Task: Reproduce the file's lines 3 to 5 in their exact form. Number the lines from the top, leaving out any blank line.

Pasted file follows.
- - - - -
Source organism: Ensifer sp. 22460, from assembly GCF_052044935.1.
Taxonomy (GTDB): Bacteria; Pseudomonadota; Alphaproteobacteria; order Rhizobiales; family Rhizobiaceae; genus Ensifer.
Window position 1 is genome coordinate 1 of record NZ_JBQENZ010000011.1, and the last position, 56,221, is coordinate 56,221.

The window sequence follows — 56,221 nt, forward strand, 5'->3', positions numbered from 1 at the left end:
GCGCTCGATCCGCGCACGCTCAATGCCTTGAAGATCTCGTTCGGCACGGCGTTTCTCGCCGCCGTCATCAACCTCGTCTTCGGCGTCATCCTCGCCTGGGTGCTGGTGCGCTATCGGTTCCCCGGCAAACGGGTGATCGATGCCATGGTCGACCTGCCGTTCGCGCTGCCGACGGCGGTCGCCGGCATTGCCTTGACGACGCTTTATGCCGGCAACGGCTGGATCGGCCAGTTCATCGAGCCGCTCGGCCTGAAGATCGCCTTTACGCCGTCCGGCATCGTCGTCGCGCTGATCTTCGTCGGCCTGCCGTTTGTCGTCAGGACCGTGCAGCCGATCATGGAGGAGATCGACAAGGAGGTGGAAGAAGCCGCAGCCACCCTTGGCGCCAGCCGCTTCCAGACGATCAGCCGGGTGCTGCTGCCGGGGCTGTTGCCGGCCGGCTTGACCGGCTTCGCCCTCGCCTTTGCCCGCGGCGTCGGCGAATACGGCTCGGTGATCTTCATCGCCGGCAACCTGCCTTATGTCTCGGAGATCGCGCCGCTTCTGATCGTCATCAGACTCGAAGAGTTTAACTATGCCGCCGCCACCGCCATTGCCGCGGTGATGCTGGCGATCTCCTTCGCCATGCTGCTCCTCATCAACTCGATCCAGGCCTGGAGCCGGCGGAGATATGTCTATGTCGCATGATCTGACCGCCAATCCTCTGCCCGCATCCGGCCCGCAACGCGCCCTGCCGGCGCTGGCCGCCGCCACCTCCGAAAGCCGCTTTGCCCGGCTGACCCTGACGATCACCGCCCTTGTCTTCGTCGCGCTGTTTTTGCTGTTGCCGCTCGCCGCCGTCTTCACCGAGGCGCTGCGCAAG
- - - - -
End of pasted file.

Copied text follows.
Window position 1 is genome coordinate 1 of record NZ_JBQENZ010000011.1, and the last position, 56,221, is coordinate 56,221.

The window sequence follows — 56,221 nt, forward strand, 5'->3', positions numbered from 1 at the left end:
GCGCTCGATCCGCGCACGCTCAATGCCTTGAAGATCTCGTTCGGCACGGCGTTTCTCGCCGCCGTCATCAACCTCGTCTTCGGCGTCATCCTCGCCTGGGTGCTGGTGCGCTATCGGTTCCCCGGCAAACGGGTGATCGATGCCATGGTCGACCTGCCGTTCGCGCTGCCGACGGCGGTCGCCGGCATTGCCTTGACGACGCTTTATGCCGGCAACGGCTGGATCGGCCAGTTCATCGAGCCGCTCGGCCTGAAGATCGCCTTTACGCCGTCCGGCATCGTCGTCGCGCTGATCTTCGTCGGCCTGCCGTTTGTCGTCAGGACCGTGCAGCCGATCATGGAGGAGATCGACAAGGAGGTGGAAGAAGCCGCAGCCACCCTTGGCGCCAGCCGCTTCCAGACGATCAGCCGGGTGCTGCTGCCGGGGCTGTTGCCGGCCGGCTTGACCGGCTTCGCCCTCGCCTTTGCCCGCGGCGTCGGCGAATACGGCTCGGTGATCTTCATCGCCGGCAACCTGCCTTATGTCTCGGAGATCGCGCCGCTTCTGATCGTCATCAGACTCGAAGAGTTTAACTATGCCGCCGCCACCGCCATTGCCGCGGTGATGCTGGCGATCTCCTTCGCCATGCTGCTCCTCATCAACTCGATCCAGGCCTGGAGCCGGCGGAGATATGTCTATGTCGCATGATCTGACCGCCAATCCTCTGCCCGCATCCGGCCCGCAACGCGCCCTGCCGGCGCTGGCCGCCGCCACCTCCGAAAGCCGCTTTGCCCGGCTGACCCTGACGATCACCGCCCTTGTCTTCGTCGCGCTGTTTTTGCTGTTGCCGCTCGCCGCCGTCTTCACCGAGGCGCTGCGCAAG